A veritable army of professionals has been devoting considerable time and effort to crafting and evaluating Title I resolution plans. Many of you have enlisted in this army, although some of you may have been drafted. The initial wave of firms has provided two rounds of submissions already. Another wave of firms submitted plans midyear, and a third wave is slated to submit plans at year-end. Substantial work remains to be done, however, and substantial issues remain to be sorted out before regulators and policymakers can convince market participants of the credibility of these plans.
Ensuring that the relevant portion of the financial sector is covered by robust and credible resolution plans can seem like a daunting task. The critical feature to keep in mind, however, is that resolution planning in some sense reverses the usual bankruptcy planning exercise. Instead of asking how to take a given financial institution through bankruptcy, Title I asks us to work backward from bankruptcy resolution and determine what the institution needs to look like in order for that bankruptcy to be orderly. It invites us to not take any aspect of the structure and financing of a large financial institution as fixed.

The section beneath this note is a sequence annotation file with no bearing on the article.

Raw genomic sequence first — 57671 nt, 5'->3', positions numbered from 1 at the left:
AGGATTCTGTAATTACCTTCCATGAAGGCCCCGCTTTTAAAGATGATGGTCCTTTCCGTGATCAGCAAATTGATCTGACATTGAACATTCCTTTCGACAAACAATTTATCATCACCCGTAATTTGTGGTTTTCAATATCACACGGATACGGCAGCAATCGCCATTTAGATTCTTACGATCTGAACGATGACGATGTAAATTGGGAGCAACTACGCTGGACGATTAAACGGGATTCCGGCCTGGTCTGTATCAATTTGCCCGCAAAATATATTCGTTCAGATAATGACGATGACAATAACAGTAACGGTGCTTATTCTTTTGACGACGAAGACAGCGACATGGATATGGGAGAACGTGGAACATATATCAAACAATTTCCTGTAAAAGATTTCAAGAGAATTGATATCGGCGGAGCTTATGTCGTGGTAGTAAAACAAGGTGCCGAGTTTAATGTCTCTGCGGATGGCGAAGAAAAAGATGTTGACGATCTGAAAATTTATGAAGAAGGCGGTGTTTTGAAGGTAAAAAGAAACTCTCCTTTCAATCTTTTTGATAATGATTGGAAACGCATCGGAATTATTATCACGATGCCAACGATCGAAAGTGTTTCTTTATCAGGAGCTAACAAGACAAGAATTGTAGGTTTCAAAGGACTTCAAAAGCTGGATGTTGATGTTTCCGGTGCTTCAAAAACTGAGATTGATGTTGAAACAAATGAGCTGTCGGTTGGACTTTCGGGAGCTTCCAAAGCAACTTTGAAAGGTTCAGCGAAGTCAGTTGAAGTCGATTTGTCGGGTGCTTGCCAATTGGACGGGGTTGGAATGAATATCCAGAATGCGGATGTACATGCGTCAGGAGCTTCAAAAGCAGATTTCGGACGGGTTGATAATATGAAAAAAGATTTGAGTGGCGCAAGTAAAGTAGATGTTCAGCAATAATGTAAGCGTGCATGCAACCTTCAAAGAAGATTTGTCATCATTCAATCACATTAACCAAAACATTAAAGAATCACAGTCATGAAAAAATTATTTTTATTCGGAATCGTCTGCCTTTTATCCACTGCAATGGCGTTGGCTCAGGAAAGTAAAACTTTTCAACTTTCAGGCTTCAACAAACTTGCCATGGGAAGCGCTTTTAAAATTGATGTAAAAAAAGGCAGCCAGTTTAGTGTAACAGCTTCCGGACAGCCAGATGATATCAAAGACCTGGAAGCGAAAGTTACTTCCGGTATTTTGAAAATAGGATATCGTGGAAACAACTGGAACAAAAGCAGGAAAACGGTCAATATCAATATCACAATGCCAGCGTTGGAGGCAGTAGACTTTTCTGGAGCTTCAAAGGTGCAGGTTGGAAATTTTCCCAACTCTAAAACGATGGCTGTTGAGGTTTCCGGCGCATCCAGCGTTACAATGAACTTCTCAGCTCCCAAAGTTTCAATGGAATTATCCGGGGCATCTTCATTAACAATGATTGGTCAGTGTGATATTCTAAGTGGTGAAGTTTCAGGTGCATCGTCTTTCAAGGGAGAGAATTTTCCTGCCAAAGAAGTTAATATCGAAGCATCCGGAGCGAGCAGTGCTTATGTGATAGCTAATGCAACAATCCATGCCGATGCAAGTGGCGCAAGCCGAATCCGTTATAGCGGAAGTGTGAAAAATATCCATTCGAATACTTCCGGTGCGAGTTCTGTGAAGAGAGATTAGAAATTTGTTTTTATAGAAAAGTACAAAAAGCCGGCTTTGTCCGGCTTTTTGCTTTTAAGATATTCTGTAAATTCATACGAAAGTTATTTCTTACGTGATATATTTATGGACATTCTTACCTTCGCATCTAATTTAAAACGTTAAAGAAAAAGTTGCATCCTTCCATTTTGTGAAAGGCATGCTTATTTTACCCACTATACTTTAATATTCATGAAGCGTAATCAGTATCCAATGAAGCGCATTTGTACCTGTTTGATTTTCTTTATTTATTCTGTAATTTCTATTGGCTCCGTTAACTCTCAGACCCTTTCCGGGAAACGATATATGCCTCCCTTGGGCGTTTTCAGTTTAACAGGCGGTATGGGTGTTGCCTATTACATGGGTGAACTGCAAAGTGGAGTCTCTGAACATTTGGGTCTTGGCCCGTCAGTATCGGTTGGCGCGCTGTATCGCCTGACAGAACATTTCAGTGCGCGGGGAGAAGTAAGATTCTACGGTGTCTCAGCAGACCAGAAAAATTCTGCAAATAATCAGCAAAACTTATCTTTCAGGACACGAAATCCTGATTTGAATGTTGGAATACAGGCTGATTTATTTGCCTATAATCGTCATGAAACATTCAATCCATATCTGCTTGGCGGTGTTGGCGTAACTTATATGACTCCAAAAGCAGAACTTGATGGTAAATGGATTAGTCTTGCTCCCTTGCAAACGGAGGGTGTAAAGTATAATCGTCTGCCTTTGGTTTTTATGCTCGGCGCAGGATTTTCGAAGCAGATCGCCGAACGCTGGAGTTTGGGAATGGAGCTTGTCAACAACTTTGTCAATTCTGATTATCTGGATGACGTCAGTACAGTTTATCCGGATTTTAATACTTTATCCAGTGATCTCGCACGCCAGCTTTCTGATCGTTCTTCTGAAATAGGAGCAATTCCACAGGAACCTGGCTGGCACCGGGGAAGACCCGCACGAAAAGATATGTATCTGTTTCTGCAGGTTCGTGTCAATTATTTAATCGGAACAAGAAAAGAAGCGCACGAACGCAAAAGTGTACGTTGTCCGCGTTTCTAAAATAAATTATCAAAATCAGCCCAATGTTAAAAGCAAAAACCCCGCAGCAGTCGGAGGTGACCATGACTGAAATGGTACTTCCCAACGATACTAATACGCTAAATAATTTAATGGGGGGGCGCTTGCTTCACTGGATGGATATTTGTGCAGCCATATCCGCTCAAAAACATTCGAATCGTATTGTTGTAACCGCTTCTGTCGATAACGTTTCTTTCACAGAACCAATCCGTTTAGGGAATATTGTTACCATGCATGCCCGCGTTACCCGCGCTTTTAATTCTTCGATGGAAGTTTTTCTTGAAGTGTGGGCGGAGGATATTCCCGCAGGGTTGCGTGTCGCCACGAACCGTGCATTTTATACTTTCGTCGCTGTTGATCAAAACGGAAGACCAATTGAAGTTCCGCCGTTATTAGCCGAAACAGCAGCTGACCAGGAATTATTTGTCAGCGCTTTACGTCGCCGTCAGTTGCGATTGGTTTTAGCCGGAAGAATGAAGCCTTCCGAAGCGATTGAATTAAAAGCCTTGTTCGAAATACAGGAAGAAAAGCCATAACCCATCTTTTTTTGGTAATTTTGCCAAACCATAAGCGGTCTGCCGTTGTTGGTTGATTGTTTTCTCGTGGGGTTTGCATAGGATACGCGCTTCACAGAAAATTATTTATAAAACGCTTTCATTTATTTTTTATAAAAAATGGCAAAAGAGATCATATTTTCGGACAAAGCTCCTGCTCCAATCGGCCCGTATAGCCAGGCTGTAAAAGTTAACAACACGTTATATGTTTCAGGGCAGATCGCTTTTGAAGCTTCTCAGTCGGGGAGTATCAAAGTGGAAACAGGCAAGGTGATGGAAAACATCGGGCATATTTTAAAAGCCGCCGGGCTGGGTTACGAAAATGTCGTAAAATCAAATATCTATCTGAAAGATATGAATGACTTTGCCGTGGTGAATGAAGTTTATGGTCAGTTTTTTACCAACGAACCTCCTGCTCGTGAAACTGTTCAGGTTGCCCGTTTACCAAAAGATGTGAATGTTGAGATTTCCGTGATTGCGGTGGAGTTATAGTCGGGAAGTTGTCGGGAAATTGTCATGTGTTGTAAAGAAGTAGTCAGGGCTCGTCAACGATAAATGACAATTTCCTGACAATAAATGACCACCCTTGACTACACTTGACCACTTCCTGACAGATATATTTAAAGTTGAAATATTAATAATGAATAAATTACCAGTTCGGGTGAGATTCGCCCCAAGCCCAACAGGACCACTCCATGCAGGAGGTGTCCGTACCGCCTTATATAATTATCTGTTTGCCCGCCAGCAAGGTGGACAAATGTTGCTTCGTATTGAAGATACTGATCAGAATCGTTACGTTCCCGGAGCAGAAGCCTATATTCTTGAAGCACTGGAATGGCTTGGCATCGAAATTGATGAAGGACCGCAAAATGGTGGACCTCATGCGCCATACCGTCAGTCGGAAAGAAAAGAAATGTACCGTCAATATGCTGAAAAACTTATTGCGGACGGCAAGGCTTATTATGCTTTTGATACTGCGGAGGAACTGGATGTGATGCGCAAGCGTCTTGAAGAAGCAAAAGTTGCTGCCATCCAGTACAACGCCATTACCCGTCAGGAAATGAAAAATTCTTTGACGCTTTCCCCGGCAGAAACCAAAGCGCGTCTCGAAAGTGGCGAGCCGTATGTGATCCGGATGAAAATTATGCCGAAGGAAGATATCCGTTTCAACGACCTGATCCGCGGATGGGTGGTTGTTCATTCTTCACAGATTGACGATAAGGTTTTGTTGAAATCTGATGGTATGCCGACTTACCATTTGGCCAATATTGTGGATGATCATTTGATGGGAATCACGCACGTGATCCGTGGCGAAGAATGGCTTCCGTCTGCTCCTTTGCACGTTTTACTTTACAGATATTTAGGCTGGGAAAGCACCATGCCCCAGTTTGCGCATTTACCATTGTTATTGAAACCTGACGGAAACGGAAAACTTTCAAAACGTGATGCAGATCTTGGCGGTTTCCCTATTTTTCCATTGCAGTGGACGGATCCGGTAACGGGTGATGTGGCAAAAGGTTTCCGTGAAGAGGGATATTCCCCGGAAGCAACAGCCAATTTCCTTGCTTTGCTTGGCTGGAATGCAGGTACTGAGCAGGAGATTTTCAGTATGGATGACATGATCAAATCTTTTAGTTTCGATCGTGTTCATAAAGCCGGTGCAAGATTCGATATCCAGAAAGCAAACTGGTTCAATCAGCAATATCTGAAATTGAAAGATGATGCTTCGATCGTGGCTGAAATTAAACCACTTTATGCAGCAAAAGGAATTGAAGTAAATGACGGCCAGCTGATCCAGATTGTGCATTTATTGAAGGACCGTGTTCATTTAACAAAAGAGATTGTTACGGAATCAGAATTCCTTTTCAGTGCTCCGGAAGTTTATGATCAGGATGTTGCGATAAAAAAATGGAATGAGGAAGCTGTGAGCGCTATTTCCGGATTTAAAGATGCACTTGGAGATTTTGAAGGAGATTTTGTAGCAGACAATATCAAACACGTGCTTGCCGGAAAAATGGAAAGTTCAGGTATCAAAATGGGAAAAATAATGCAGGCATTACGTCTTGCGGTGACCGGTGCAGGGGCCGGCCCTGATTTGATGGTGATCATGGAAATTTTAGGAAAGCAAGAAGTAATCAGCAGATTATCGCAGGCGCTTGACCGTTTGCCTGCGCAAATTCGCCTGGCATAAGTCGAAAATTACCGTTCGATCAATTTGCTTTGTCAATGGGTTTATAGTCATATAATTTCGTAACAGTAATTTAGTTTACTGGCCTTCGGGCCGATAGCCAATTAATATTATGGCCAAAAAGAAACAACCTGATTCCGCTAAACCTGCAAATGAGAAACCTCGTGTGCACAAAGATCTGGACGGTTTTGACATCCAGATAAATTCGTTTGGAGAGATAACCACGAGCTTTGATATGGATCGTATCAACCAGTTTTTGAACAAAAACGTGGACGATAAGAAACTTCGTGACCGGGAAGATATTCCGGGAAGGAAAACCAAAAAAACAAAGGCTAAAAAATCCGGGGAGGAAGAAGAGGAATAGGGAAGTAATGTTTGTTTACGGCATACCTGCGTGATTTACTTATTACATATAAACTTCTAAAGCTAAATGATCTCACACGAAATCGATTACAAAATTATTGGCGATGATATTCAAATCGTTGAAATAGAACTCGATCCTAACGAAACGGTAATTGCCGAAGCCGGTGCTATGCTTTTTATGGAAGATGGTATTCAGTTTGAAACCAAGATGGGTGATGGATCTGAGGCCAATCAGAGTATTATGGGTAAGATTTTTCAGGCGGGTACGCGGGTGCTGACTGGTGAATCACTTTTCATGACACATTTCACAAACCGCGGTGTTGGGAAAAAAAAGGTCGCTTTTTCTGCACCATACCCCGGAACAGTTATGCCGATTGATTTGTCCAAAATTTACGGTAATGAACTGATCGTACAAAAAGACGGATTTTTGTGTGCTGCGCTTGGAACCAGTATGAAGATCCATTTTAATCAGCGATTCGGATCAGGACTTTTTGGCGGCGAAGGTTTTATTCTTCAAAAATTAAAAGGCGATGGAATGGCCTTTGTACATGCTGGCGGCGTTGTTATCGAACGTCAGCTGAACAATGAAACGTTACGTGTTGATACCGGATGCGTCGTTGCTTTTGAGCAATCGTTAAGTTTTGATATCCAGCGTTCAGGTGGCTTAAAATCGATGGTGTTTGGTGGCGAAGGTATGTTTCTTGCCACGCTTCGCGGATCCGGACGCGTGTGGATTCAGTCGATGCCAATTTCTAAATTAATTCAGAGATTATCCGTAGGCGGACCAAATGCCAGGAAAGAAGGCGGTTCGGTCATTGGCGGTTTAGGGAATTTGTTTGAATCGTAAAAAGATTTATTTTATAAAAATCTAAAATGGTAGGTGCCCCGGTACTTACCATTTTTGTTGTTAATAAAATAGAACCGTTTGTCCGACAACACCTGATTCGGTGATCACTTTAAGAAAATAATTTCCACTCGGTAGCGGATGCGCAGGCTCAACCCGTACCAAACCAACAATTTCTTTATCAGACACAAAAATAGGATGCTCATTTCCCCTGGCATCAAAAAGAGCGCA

This perspective casts a new light on financial firm characteristics — such as short-term funding strategies — that might appear to pose impediments to orderly resolution without government support. Credibility may require altering the funding profile of the firm so that debtor-in-possession financing needs in bankruptcy are manageable without public sector funds.
Resolution planning will require a great deal of hard work. But I see no other way to ensure that policymakers have confidence in unassisted bankruptcy and that investors are convinced that unassisted bankruptcy is the norm, both of which strike me as necessary to solving the "too big to fail" problem. Resolution planning provides a framework for identifying the actions we need to take now to ensure that the next financial crisis is handled appropriately, in a way that is fair to taxpayers and establishes the right incentives. While I expect we will hear diverse perspectives today on many key issues, I am sure we all share that goal. To that end, I am very much looking forward to our discussions today.
For a comparison of the Orderly Liquidation Authority provisions with the U.S. bankruptcy process, see Sabrina R. Pellerin and John R. Walter, “Orderly Liquidation Authority as an Alternative to Bankruptcy,” Federal Reserve Bank of Richmond Economic Quarterly, First Quarter 2012, vol. 98, no. 1, pp. 1-31.